Less than three weeks remain until I head into the wilderness of Southern California. I’ve been quite busy ticking things off my pre-hike to-do list. Sadly, this meant most of my attention for the last month has been on everything but the trail.
Doing All The Things
Having a full-time job while I’m doing hike prep has quite considerably slowed the hike prep, as compared to my Appalachian Trail hike. Actually knowing what I’m doing this time helps to make up for that, but it doesn’t make my weekends any less packed.
Shortly before both my AT and Long Trail hikes, I gave talks at a local programming meetup. For the PCT, I’m upping my game by giving my “Hiking & Hacking” talk at Joy of Programming next Wednesday, and then the next day, flying out to Minneapolis, MN to give my talk on Algorithmic Complexity at Midwest PHP. Fortunately, I’ve given both of these talks twice before, so the prep time for them hasn’t been bad. And it’ll be nice to check off one more state that I haven’t previously visited.
I also have three parties I’m going to between now and when I leave, none of which I really expected. So somewhere in what little time remains of my weekends before I leave, I’m going to have to do a shakedown hike or two.
And, I’ve made some significant updates to this blog to make it easier for me to post updates while on the trail.
But, enough complaining about non-hike stuff. Let’s talk about hiking!
Early in February, I made a run to REI for more gear. In particular, I picked up a BearVault BV500 bear canister, which I’ll need in the Sierra, and three drysacks to replace drysacks that had developed holes on the AT and LT.
I also looked at shoes. While I was very happy with the Lowa Renegade boots I used on the AT and LT, for the PCT, I wanted to try something a little more lightweight and not waterproof. After trying on quite a few different shoes, I wound up with the Merrell Moab 2 Vent Low Hiking Shoe.
Over the past few weeks, I’ve been trying it out, wearing it as a replacement for my sneakers, and it seems nice enough. Though, their real test will be a shakedown hike. Also on the plus side, it costs half as much as the Renegade, so I’ll likely replace them on-trail a bit more frequently.
Into Canada, Maybe?
Also early in February, I received my approved Canada PCT Entry Permit application, just in time for Greyhound to suspend bus service between Manning Park and Vancouver. This will make it a fair bit more difficult to get back home after going into Canada. But, I’m not going to be there for another five or six months, so I’m sure a solution will present itself before then.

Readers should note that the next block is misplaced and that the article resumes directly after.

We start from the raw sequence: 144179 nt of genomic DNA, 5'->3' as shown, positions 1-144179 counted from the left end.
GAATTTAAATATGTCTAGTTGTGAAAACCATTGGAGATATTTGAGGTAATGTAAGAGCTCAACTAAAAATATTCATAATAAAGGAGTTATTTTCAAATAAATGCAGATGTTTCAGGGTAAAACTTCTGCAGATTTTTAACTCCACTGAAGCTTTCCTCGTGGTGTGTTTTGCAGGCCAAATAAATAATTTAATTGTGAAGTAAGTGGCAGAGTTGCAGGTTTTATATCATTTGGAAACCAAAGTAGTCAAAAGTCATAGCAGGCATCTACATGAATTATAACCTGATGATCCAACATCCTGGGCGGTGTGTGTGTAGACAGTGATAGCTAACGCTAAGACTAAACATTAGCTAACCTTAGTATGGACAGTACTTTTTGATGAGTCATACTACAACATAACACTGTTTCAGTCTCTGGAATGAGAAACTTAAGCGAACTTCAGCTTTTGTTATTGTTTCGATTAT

Maps, Who Needs ’em?
Halfmile’s updated maps and trail notes were also released. A new reroute in northern California has lengthened the trail by about 2.5 miles. However, (and unrelated to the map updates) it’s now much more difficult to obtain printed maps.
There used to be an at-cost printing service for Halfmile’s maps. However, National Geographic (which provides the base maps over which the PCT is overlaid) asserted copyright and indicated that no money may be charged for printing their maps, which means the “only” way to get a paper copy of the maps is to print them yourself at home.
Which means that I’m probably going to forego the paper maps entirely, and stick with PDFs on my phone. (Though I was likely to do that anyway, since I don’t really want to deal with a bounce box or cary that much paper.)
I now have my flight purchased, though with an unfortunate 6 am departure time. This was the best I could do, though, without either paying twice as much or getting in to San Diego at 9 pm.
California remains in a pretty significant snow drought, with less than a quarter of the average seasonal snowfall to date. There is, however, a weather advisory for a fairly significant snowfall into the weekend, though, so that might help deliver some much-needed water to the area.
I still have a few small pieces of gear to replace, but I’m just about ready to hit the trail for my longest hike yet!